Monday , December 16 2019
Home / Family / Advocacy, education, support keys to effective treatment of mental illness

Advocacy, education, support keys to effective treatment of mental illness

A number of local resources exist for individuals and families attempting to cope with mental illness in all its forms. 

Local chapters of the National Alliance of Mental Illness serving Logan and Champaign counties are committed to providing caring, comforting support for patients and loved ones alike who are navigating mental illness, and all the related challenges that come with a largely misunderstood, often invisible condition. 

NAMI is a place where where families can go and feel empathy and understanding about stigmatized disorders of the brain, emphasizes Pete Floyd, president of the local NAMI/LC chapter.

Several local classes and support groups are ongoing in Bellefontaine and Urbana, including a family-to-family education program — a free, 12-week course for family members of persons with mental illness

Family-to-family courses are once per week for a total of 12 sessions, and is a program designed to improve coping and problem-solving abilities for the people closest to a person grappling with mental illness, according to information circulated by NAMI. 

Likewise, family-to-family support groups meet on fourth Thursday of each month. 

Group participants are empowered and feel less isolated through NAMI educational programming and support, advocates say. 

A “NAMI Basics, family support group” is a program for families with children grappling with mental illness

Weekly support groups for individuals with depressed mood and anxiety are conducted each Wednesday from 10 to 11:30 a.m., and 1:30 to 2:30 p.m., respectively, at Recovery Zones in Logan and Champaign counties, 440 St. Paris St., Bellefontaine; and 827 Scioto St., Urbana.

Through active engagement in NAMI classes and support groups, participants quickly realize they are not dysfunctional, but rather families facing serious health issues that require patience, understanding and self-care, most importantly, Floyd said.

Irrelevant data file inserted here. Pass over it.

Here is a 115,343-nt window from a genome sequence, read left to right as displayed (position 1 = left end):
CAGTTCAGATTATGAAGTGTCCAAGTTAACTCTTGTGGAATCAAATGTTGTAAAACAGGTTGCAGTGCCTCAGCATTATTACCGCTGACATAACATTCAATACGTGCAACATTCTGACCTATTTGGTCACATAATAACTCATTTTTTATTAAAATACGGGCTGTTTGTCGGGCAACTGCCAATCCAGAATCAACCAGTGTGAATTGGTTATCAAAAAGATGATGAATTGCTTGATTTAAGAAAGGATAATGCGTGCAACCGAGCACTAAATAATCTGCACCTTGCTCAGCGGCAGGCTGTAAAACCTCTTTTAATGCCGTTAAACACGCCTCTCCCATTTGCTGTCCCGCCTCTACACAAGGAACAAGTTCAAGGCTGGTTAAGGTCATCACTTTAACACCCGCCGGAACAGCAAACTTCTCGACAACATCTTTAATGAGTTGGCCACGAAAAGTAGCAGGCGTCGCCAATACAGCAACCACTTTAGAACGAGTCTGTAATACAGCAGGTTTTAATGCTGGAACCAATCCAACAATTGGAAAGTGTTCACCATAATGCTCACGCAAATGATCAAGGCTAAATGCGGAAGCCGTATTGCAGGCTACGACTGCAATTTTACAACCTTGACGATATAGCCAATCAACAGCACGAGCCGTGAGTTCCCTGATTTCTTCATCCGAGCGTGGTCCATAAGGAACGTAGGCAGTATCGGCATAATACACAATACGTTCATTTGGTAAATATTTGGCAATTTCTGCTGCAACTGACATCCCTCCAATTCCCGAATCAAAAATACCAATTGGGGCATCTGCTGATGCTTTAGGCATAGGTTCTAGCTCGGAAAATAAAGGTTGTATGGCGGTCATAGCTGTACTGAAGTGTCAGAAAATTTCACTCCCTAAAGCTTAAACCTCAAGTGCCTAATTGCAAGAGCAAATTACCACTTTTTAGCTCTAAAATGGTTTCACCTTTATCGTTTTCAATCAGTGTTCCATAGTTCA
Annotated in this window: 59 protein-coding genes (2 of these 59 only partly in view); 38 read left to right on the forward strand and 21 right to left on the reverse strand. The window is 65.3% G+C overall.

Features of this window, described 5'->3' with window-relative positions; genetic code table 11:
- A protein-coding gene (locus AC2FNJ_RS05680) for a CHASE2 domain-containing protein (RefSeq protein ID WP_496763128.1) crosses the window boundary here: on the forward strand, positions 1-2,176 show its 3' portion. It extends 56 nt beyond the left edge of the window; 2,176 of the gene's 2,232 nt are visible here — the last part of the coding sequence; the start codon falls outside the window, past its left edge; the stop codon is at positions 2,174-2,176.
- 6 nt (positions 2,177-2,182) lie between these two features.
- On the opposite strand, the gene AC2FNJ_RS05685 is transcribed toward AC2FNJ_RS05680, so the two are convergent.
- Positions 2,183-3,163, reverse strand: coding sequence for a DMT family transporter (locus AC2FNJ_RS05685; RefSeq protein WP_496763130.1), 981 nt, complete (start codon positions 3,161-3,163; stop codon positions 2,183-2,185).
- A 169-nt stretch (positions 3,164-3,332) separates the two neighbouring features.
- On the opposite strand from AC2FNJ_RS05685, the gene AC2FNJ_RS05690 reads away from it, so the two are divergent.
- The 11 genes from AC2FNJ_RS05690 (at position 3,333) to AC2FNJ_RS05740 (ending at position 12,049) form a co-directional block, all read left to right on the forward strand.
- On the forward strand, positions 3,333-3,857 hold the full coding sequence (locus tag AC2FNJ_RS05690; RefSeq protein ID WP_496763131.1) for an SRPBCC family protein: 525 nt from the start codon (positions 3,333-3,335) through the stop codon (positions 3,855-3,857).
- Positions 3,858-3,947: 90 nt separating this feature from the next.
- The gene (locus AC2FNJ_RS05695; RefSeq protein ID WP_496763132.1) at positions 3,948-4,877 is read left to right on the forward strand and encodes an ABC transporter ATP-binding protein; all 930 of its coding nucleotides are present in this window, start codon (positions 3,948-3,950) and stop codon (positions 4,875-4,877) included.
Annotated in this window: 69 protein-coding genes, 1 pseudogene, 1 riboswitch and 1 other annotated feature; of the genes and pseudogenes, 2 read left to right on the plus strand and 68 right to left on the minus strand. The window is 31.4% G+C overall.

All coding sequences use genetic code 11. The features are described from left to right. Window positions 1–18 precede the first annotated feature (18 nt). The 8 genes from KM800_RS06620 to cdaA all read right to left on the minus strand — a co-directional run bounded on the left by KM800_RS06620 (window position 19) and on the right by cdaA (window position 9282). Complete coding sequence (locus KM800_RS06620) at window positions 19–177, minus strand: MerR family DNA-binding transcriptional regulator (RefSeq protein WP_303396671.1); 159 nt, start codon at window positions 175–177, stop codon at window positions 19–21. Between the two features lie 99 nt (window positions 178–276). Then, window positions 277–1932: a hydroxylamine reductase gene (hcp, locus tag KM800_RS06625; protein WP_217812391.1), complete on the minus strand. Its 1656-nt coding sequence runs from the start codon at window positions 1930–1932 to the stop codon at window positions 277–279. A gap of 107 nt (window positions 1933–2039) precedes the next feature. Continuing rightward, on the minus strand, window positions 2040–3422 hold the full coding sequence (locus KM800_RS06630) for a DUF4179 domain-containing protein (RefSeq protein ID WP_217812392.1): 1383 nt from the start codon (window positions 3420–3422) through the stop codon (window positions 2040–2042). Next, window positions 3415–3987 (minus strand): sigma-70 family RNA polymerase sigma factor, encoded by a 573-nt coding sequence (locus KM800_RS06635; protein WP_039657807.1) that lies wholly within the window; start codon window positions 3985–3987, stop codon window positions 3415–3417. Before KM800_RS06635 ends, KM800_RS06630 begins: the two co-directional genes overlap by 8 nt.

NAMI stresses the need for advocacy for individuals with mental health as a means for assuring appropriate services and treatments; expanded research that can ultimately lead to a cure for major brain disorders; and eliminating discrimination and negative stigmas often associated with illnesses of the brain. 

Established in 1979, NAMI is organized as a self-help organization dedicated to providing support, education and advocacy to anyone affected by persistent biologically-based brain disorders, according to administrative materials. 

With proper treatment, upwards of 90 percent of individuals experience a significant reduction in symptoms and improved quality of life, NAMI representatives report. 

Mental health advocacy, education and support can be the difference between someone following through with thoughts of suicide, or deciding to seek help, statistics indicate. 

About nine out of every 10 people that commit suicide have some underlying mental illness, NAMI advocates relate. Suicide is the 10th leading cause of death in the United States, but it is preventable. 

One-in-five adults in the U.S. lives with some form of a mental health condition, and approximately one out of every 25 adults copes with a serious mental illness

Mental health patients will typically begin to experience symptoms in their teens or early 20s. About half of all lifetime mental health conditions start by age 14, and some three-quarters of those diagnosed with a mental illness begin to experience symptoms by the time they’re 24. 

NAMI programming is available to mental health patients and their families at any age. 

The NAMI basics family support group is geared towards children and families with mental health concerns.

Similarly, weekly educational and programming and support groups offer regular reinforcement against debilitating symptoms of mental illness

For more information on the NAMI basics family support group contact, Angela Schoepflin, children’s program administrator, (614) 224-2700. 

To request materials and to join a family-to-family education program, contact Bill Heitman, (937) 631-9598. 

For more information on family-to-family support groups, contact Floyd, (9337) 750-1702.